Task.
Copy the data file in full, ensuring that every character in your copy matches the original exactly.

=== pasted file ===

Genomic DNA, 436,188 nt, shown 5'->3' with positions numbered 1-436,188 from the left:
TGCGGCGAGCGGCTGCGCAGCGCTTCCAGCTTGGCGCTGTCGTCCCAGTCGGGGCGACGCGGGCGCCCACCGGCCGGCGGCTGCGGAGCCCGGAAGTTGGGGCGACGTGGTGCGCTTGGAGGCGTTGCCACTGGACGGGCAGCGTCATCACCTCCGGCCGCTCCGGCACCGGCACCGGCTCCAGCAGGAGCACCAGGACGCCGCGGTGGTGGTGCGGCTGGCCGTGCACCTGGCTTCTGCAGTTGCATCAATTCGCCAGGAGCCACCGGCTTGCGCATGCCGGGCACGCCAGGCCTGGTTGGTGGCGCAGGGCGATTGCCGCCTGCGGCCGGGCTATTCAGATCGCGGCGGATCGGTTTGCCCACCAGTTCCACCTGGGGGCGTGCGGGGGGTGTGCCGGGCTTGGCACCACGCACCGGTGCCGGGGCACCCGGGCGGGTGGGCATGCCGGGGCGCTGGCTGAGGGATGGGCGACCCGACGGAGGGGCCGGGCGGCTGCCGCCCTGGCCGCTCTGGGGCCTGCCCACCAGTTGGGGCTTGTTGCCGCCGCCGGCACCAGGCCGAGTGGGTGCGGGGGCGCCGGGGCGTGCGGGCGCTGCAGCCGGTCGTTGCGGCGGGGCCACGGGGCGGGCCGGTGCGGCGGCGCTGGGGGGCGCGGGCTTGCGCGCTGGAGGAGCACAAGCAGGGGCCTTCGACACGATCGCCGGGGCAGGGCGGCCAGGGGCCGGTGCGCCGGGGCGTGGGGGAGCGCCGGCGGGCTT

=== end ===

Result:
Genomic DNA, 436,188 nt, shown 5'->3' with positions numbered 1-436,188 from the left:
TGCGGCGAGCGGCTGCGCAGCGCTTCCAGCTTGGCGCTGTCGTCCCAGTCGGGGCGACGCGGGCGCCCACCGGCCGGCGGCTGCGGAGCCCGGAAGTTGGGGCGACGTGGTGCGCTTGGAGGCGTTGCCACTGGACGGGCAGCGTCATCACCTCCGGCCGCTCCGGCACCGGCACCGGCTCCAGCAGGAGCACCAGGACGCCGCGGTGGTGGTGCGGCTGGCCGTGCACCTGGCTTCTGCAGTTGCATCAATTCGCCAGGAGCCACCGGCTTGCGCATGCCGGGCACGCCAGGCCTGGTTGGTGGCGCAGGGCGATTGCCGCCTGCGGCCGGGCTATTCAGATCGCGGCGGATCGGTTTGCCCACCAGTTCCACCTGGGGGCGTGCGGGGGGTGTGCCGGGCTTGGCACCACGCACCGGTGCCGGGGCACCCGGGCGGGTGGGCATGCCGGGGCGCTGGCTGAGGGATGGGCGACCCGACGGAGGGGCCGGGCGGCTGCCGCCCTGGCCGCTCTGGGGCCTGCCCACCAGTTGGGGCTTGTTGCCGCCGCCGGCACCAGGCCGAGTGGGTGCGGGGGCGCCGGGGCGTGCGGGCGCTGCAGCCGGTCGTTGCGGCGGGGCCACGGGGCGGGCCGGTGCGGCGGCGCTGGGGGGCGCGGGCTTGCGCGCTGGAGGAGCACAAGCAGGGGCCTTCGACACGATCGCCGGGGCAGGGCGGCCAGGGGCCGGTGCGCCGGGGCGTGGGGGAGCGCCGGCGGGCTT